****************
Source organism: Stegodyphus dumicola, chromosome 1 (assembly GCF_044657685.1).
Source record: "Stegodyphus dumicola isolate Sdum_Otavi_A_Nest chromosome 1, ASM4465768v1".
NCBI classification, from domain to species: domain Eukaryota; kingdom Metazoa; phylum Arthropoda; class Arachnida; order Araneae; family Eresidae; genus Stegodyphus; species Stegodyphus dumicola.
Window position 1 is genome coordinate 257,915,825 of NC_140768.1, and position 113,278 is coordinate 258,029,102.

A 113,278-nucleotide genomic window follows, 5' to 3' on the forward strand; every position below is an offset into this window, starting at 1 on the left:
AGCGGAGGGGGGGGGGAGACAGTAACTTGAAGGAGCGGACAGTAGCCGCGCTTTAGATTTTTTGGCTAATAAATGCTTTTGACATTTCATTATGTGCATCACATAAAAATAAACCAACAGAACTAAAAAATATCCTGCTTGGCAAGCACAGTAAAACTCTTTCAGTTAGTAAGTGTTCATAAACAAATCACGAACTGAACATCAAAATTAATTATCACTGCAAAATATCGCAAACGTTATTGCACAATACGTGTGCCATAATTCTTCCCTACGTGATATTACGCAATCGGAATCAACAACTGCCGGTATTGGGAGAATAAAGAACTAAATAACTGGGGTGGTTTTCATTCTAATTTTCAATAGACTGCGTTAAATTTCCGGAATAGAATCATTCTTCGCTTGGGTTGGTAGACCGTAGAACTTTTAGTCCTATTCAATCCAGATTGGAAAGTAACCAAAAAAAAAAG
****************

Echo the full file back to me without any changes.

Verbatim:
Source organism: Stegodyphus dumicola, chromosome 1 (assembly GCF_044657685.1).
Source record: "Stegodyphus dumicola isolate Sdum_Otavi_A_Nest chromosome 1, ASM4465768v1".
NCBI classification, from domain to species: domain Eukaryota; kingdom Metazoa; phylum Arthropoda; class Arachnida; order Araneae; family Eresidae; genus Stegodyphus; species Stegodyphus dumicola.
Window position 1 is genome coordinate 257,915,825 of NC_140768.1, and position 113,278 is coordinate 258,029,102.

A 113,278-nucleotide genomic window follows, 5' to 3' on the forward strand; every position below is an offset into this window, starting at 1 on the left:
AGCGGAGGGGGGGGGGAGACAGTAACTTGAAGGAGCGGACAGTAGCCGCGCTTTAGATTTTTTGGCTAATAAATGCTTTTGACATTTCATTATGTGCATCACATAAAAATAAACCAACAGAACTAAAAAATATCCTGCTTGGCAAGCACAGTAAAACTCTTTCAGTTAGTAAGTGTTCATAAACAAATCACGAACTGAACATCAAAATTAATTATCACTGCAAAATATCGCAAACGTTATTGCACAATACGTGTGCCATAATTCTTCCCTACGTGATATTACGCAATCGGAATCAACAACTGCCGGTATTGGGAGAATAAAGAACTAAATAACTGGGGTGGTTTTCATTCTAATTTTCAATAGACTGCGTTAAATTTCCGGAATAGAATCATTCTTCGCTTGGGTTGGTAGACCGTAGAACTTTTAGTCCTATTCAATCCAGATTGGAAAGTAACCAAAAAAAAAAG